A Guide to Good Health

How A Rheumatologist Might Treat Your Arthritis

If your family doctor suspects or confirms that you have rheumatoid arthritis, they might send you to a rheumatologist for specialized care. Early treatment is helpful in slowing the progression of RA and even to send symptoms into remission. Here are some types of treatment a rheumatologist might suggest.

Prescription Medications

Your doctor might try anti-inflammatory medications, including over-the-counter drugs, to relieve swelling and joint pain. A corticosteroid might be prescribed when you're having a flare-up and severe joint pain. Other medications target your immune system. One approach for treating rheumatoid arthritis is called "treat to target." This requires you to make frequent visits to the doctor for medication adjustments until the desired or best outcome is achieved.

This is a more aggressive type of treatment where your condition is tested, evaluated, and treated with the goal to put your symptoms in remission when you're newly diagnosed with RA. However, this aggressive treatment can also be done if you have established rheumatoid arthritis. By starting treatment as soon as possible, damage to your joints is limited. That helps you maintain your mobility and function for longer and it reduces your pain.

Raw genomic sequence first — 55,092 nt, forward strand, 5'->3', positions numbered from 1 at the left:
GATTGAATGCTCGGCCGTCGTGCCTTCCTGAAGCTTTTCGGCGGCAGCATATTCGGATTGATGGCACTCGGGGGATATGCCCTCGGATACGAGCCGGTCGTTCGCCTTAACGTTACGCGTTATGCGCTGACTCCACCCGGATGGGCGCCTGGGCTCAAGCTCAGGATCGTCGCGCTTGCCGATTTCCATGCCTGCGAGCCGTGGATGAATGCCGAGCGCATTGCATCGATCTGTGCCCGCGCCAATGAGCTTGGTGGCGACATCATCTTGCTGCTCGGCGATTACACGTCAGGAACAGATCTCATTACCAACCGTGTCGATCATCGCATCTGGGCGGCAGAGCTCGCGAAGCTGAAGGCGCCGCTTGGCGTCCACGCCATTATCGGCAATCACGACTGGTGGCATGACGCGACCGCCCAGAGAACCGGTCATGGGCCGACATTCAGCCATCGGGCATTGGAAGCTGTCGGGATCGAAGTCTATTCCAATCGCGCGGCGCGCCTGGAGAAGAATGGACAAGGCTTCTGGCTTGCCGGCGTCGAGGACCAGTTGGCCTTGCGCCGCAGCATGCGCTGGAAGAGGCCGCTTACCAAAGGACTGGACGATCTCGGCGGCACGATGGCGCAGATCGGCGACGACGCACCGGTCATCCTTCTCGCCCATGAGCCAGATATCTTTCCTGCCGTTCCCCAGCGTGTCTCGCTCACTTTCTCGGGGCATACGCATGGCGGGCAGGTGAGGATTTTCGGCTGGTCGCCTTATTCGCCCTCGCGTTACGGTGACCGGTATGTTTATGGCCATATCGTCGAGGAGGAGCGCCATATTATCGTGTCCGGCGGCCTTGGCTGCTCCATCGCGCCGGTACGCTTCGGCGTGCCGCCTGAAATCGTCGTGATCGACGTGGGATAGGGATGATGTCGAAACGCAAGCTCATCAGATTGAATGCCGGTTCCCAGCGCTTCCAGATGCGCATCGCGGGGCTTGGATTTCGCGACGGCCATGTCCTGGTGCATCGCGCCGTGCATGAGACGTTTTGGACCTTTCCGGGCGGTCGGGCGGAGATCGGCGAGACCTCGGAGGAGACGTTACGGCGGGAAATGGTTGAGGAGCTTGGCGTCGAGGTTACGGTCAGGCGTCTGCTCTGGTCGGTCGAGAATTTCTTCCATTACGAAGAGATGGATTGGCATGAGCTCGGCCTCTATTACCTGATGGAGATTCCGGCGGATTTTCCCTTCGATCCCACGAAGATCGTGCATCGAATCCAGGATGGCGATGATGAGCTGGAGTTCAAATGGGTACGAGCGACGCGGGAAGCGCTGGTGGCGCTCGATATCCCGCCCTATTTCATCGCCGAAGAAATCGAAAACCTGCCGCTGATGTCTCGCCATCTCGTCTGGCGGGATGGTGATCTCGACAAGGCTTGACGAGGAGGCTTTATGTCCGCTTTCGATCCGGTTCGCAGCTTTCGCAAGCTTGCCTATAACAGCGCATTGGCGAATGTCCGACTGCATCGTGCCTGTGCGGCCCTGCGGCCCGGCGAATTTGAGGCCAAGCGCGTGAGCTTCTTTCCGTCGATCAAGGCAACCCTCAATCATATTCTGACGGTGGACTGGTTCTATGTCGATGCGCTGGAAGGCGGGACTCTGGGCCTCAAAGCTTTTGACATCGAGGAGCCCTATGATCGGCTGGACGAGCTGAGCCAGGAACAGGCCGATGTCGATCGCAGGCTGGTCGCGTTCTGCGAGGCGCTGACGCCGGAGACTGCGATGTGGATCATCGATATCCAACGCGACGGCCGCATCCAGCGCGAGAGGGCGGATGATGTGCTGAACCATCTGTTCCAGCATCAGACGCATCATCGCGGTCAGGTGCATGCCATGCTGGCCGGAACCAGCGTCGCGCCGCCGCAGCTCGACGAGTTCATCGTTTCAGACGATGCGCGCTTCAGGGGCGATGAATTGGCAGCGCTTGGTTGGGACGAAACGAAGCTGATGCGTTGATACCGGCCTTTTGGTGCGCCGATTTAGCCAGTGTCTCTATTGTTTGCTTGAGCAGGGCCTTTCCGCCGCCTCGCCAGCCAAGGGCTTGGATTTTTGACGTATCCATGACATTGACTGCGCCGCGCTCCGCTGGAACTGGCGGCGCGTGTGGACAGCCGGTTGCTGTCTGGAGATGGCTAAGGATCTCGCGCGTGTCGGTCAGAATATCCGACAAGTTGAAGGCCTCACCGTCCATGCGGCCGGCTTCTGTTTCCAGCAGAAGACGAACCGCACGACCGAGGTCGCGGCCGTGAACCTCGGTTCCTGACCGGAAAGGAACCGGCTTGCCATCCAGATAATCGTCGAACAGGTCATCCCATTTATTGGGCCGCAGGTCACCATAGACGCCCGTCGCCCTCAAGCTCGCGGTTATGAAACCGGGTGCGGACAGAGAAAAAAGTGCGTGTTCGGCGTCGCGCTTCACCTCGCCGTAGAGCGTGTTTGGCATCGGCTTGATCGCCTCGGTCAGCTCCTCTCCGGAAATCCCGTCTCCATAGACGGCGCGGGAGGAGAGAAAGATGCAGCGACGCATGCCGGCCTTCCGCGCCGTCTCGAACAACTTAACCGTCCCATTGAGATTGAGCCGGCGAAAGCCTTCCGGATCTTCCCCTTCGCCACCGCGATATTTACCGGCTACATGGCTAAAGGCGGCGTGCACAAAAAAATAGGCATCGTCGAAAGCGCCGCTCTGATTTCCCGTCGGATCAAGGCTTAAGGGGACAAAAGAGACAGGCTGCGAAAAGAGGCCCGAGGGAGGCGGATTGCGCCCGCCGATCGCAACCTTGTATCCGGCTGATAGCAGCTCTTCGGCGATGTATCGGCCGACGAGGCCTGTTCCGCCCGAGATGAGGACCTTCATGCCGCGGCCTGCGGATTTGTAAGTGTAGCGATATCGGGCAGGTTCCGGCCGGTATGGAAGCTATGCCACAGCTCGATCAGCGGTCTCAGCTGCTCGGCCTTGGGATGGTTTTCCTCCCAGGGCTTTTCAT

Physical And Occupational Therapy

Your doctor might also send you to physical therapy for treatment. You'll learn exercises that strengthen your muscles and help keep you flexible. Improving your physical condition is important when you have RA since your mobility will be affected by the joint damage. Occupational therapy may be necessary when you have joint damage and pain that make it difficult to do simple things like open a jar or close a button.

An occupational therapist can evaluate your needs and teach you ways to adapt so you can continue to care for yourself even if you don't have strength or flexibility in your hands due to joint disease. This might include using adaptive equipment that makes your life easier.

Joint Surgery

If your joint damage becomes bad enough, and medications no longer help, your doctor might recommend joint surgery to replace damaged tissues. If your condition is managed well and treatment is started early, you may never need surgery, but when it's necessary, it can reduce pain and improve joint movement.

It's important to follow your rheumatologist's instructions for taking medications and self-care so you have the best outcome. You may be encouraged to improve your diet and drop bad habits such as smoking to keep your health in good shape and reduce inflammation. By following your doctor's advice, you'll have the best chance of living well with rheumatoid arthritis and possibly even send your symptoms into remission for long periods of time. Visit a rheumatology office like Sarasota Arthritis Center to learn more.